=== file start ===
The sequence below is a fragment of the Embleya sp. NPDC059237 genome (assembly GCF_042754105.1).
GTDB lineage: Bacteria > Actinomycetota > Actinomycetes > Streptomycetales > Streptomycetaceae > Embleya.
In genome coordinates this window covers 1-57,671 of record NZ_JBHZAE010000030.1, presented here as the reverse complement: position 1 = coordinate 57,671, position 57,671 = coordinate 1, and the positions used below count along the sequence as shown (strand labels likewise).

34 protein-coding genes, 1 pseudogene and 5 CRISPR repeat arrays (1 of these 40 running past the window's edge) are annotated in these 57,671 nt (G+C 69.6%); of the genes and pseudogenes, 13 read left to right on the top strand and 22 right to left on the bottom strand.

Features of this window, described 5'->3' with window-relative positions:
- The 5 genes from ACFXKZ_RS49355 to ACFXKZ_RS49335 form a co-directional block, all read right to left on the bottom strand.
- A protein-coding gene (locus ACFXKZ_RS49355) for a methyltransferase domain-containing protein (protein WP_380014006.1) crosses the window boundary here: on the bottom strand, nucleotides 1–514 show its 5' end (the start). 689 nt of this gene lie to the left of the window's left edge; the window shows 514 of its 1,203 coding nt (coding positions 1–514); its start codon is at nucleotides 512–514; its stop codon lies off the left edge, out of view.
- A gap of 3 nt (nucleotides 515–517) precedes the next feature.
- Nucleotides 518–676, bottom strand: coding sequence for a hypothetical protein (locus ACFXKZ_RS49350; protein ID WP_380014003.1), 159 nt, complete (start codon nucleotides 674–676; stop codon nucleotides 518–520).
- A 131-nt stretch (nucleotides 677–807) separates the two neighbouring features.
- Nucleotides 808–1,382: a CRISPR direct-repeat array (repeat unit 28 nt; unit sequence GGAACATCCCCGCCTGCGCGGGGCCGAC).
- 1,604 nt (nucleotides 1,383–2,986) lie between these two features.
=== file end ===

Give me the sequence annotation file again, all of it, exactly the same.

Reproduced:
The sequence below is a fragment of the Embleya sp. NPDC059237 genome (assembly GCF_042754105.1).
GTDB lineage: Bacteria > Actinomycetota > Actinomycetes > Streptomycetales > Streptomycetaceae > Embleya.
In genome coordinates this window covers 1-57,671 of record NZ_JBHZAE010000030.1, presented here as the reverse complement: position 1 = coordinate 57,671, position 57,671 = coordinate 1, and the positions used below count along the sequence as shown (strand labels likewise).

34 protein-coding genes, 1 pseudogene and 5 CRISPR repeat arrays (1 of these 40 running past the window's edge) are annotated in these 57,671 nt (G+C 69.6%); of the genes and pseudogenes, 13 read left to right on the top strand and 22 right to left on the bottom strand.

Features of this window, described 5'->3' with window-relative positions:
- The 5 genes from ACFXKZ_RS49355 to ACFXKZ_RS49335 form a co-directional block, all read right to left on the bottom strand.
- A protein-coding gene (locus ACFXKZ_RS49355) for a methyltransferase domain-containing protein (protein WP_380014006.1) crosses the window boundary here: on the bottom strand, nucleotides 1–514 show its 5' end (the start). 689 nt of this gene lie to the left of the window's left edge; the window shows 514 of its 1,203 coding nt (coding positions 1–514); its start codon is at nucleotides 512–514; its stop codon lies off the left edge, out of view.
- A gap of 3 nt (nucleotides 515–517) precedes the next feature.
- Nucleotides 518–676, bottom strand: coding sequence for a hypothetical protein (locus ACFXKZ_RS49350; protein ID WP_380014003.1), 159 nt, complete (start codon nucleotides 674–676; stop codon nucleotides 518–520).
- A 131-nt stretch (nucleotides 677–807) separates the two neighbouring features.
- Nucleotides 808–1,382: a CRISPR direct-repeat array (repeat unit 28 nt; unit sequence GGAACATCCCCGCCTGCGCGGGGCCGAC).
- 1,604 nt (nucleotides 1,383–2,986) lie between these two features.